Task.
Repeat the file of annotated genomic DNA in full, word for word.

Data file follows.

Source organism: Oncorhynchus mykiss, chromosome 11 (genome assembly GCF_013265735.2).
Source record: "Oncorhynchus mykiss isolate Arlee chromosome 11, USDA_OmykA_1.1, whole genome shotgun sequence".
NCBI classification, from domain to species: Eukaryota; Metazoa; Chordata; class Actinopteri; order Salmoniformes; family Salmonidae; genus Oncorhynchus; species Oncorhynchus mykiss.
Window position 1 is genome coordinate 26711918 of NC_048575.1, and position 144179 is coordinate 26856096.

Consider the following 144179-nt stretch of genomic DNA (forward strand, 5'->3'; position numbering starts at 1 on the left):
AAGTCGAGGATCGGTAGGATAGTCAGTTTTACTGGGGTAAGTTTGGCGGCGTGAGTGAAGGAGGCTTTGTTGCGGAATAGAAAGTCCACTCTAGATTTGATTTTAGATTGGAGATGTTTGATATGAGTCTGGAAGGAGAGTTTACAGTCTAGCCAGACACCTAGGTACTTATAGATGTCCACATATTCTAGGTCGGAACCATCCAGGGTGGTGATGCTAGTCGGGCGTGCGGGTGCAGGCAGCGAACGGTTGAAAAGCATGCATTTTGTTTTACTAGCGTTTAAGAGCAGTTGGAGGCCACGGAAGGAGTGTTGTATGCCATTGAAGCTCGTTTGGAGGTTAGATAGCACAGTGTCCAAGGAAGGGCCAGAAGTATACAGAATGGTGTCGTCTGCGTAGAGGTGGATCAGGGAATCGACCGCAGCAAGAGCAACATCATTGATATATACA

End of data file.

Source organism: Oncorhynchus mykiss, chromosome 11 (genome assembly GCF_013265735.2).
Source record: "Oncorhynchus mykiss isolate Arlee chromosome 11, USDA_OmykA_1.1, whole genome shotgun sequence".
NCBI classification, from domain to species: Eukaryota; Metazoa; Chordata; class Actinopteri; order Salmoniformes; family Salmonidae; genus Oncorhynchus; species Oncorhynchus mykiss.
Window position 1 is genome coordinate 26711918 of NC_048575.1, and position 144179 is coordinate 26856096.

Consider the following 144179-nt stretch of genomic DNA (forward strand, 5'->3'; position numbering starts at 1 on the left):
AAGTCGAGGATCGGTAGGATAGTCAGTTTTACTGGGGTAAGTTTGGCGGCGTGAGTGAAGGAGGCTTTGTTGCGGAATAGAAAGTCCACTCTAGATTTGATTTTAGATTGGAGATGTTTGATATGAGTCTGGAAGGAGAGTTTACAGTCTAGCCAGACACCTAGGTACTTATAGATGTCCACATATTCTAGGTCGGAACCATCCAGGGTGGTGATGCTAGTCGGGCGTGCGGGTGCAGGCAGCGAACGGTTGAAAAGCATGCATTTTGTTTTACTAGCGTTTAAGAGCAGTTGGAGGCCACGGAAGGAGTGTTGTATGCCATTGAAGCTCGTTTGGAGGTTAGATAGCACAGTGTCCAAGGAAGGGCCAGAAGTATACAGAATGGTGTCGTCTGCGTAGAGGTGGATCAGGGAATCGACCGCAGCAAGAGCAACATCATTGATATATACA